Developing countries are disproportionately affected by hypertension, with Black women being at greater risk, possibly due to differences in body fat distribution. The aims of this study were: (1) To examine how different measures of body composition are associated with blood pressure (BP) and incident hypertension; (2) to determine the association between baseline- or change in body composition and hypertension; and (3) to determine which body composition measure best predicts hypertension in Black South African women.Design and method:
The sample comprised 478 non-hypertensive women, aged 29–53 years. Body fat and BP were assessed at baseline and 8.3 years later. Body composition was assessed using dual-energy X-ray absorptiometry (DXA) and anthropometry. Hypertension was diagnosed based on a systolic/diastolic BP > or = 140/90 mmHg, or medication use at follow-up.Results:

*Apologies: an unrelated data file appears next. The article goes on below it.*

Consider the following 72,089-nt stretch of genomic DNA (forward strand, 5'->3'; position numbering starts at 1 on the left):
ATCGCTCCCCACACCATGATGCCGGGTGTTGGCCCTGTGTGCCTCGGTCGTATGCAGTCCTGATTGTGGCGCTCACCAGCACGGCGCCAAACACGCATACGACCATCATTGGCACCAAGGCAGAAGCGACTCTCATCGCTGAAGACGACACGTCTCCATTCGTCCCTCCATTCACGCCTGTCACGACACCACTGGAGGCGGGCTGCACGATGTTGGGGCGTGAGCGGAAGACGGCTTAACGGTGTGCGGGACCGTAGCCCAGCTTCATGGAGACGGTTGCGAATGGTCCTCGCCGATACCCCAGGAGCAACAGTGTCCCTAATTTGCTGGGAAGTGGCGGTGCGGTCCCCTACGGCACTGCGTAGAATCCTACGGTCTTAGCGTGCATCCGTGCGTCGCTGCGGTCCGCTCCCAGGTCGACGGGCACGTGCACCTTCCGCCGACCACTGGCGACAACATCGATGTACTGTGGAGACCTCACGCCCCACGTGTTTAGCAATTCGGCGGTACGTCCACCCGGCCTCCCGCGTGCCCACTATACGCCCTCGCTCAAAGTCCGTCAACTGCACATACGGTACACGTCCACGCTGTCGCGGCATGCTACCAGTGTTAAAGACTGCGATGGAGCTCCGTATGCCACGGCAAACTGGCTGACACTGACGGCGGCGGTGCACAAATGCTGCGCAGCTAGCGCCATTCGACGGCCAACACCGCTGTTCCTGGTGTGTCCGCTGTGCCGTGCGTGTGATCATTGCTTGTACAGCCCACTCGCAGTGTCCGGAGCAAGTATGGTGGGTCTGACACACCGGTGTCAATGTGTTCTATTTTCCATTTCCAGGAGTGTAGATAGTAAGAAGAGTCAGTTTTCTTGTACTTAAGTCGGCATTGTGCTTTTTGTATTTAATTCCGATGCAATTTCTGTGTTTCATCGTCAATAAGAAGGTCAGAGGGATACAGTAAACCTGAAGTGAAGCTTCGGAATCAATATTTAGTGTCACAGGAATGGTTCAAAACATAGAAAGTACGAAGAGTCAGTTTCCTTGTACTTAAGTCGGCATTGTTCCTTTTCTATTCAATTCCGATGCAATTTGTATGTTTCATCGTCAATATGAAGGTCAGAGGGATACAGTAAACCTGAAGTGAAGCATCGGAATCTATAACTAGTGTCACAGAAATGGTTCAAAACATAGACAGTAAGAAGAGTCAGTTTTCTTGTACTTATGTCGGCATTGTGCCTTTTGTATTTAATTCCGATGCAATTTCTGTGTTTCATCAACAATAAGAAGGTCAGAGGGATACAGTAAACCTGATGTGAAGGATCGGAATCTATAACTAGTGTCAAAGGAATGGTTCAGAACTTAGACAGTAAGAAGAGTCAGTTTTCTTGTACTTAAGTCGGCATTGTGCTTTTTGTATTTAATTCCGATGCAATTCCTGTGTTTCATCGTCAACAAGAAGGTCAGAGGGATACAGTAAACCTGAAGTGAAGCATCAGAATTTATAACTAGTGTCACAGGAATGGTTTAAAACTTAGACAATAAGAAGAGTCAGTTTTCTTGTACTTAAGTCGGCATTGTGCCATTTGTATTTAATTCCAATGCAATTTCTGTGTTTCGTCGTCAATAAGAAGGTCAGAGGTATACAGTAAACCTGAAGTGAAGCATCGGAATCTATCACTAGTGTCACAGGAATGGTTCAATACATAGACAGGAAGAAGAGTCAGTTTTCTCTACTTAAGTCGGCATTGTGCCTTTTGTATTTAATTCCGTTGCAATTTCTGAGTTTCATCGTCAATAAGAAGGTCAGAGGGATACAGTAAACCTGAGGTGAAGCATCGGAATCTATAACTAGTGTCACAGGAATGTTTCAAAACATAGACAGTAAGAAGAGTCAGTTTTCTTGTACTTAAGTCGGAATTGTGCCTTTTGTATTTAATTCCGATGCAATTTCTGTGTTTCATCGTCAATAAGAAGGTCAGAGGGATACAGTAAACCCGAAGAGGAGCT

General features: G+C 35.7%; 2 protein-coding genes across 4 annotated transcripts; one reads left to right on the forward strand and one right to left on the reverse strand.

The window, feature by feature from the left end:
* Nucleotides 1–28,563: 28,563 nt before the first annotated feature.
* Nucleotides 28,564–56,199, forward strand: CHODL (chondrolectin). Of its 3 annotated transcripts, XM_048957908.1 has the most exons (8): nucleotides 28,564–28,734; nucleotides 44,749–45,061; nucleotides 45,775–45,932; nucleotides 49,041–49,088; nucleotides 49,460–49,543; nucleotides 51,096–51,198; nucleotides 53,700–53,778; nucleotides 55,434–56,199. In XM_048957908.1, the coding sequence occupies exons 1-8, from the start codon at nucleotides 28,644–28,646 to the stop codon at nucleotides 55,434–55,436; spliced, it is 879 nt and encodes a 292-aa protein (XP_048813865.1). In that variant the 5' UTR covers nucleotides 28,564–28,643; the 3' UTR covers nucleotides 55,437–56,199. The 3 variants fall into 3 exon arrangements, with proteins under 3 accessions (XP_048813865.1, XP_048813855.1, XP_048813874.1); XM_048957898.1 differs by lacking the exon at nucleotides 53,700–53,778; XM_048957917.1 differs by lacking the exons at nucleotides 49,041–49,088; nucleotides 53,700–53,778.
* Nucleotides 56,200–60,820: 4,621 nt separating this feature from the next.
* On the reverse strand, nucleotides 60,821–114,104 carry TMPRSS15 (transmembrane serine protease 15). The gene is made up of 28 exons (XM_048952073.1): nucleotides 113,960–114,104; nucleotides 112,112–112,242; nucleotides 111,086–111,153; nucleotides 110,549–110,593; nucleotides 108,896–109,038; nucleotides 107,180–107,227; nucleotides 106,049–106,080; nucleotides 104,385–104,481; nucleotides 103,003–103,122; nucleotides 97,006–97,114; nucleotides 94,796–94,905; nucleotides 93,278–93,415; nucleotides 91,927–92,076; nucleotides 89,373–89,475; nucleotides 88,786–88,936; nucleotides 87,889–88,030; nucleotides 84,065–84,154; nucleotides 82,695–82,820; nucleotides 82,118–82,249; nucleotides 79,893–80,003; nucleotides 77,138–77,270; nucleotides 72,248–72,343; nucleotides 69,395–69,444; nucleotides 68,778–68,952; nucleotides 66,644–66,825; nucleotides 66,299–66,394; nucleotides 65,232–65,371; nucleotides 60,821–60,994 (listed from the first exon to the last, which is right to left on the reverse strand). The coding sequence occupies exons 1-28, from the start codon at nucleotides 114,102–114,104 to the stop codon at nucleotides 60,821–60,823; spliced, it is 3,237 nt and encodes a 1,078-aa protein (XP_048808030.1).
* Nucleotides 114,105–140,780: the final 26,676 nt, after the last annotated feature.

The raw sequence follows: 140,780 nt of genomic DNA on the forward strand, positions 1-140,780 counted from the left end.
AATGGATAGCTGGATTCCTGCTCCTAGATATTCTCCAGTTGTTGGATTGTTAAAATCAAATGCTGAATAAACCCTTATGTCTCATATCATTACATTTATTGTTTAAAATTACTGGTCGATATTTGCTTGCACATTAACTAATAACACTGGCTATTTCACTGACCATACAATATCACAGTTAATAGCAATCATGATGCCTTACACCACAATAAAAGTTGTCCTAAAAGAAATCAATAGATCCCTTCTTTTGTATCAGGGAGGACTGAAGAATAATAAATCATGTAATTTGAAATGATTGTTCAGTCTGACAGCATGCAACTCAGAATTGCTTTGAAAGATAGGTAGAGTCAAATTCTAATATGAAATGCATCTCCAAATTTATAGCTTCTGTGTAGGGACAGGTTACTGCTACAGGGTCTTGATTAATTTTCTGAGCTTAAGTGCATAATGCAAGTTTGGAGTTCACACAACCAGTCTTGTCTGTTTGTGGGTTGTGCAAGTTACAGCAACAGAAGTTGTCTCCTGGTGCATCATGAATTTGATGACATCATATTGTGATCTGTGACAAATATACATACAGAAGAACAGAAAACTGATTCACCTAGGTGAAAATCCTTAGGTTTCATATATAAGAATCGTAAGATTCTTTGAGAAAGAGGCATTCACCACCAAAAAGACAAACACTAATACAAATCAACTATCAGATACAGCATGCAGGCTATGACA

All body composition measures increased (p < 0.0001) between baseline and follow-up. BP increased by >20%, resulting in a 57.1% cumulative incidence of hypertension. Both DXA- and anthropometric-derived measures of body composition were significantly associated with BP, explaining only 3–5% of the variance. Baseline BP was the most important predictor of hypertension (adjusted OR: 98–123%). Measures of central adiposity were associated with greater odds (50–65%) of hypertension than total adiposity (44–45%). Only change in anthropometric-derived central fat mass predicted hypertension (adjusted OR: 32–40%).Conclusions:
This study highlights that body composition is not a major driver of hypertension. DXA measures of body composition do not add to hypertension prediction beyond anthropometry, which is especially relevant for African populations globally, taking into account the severely resource limited setting found in these communities.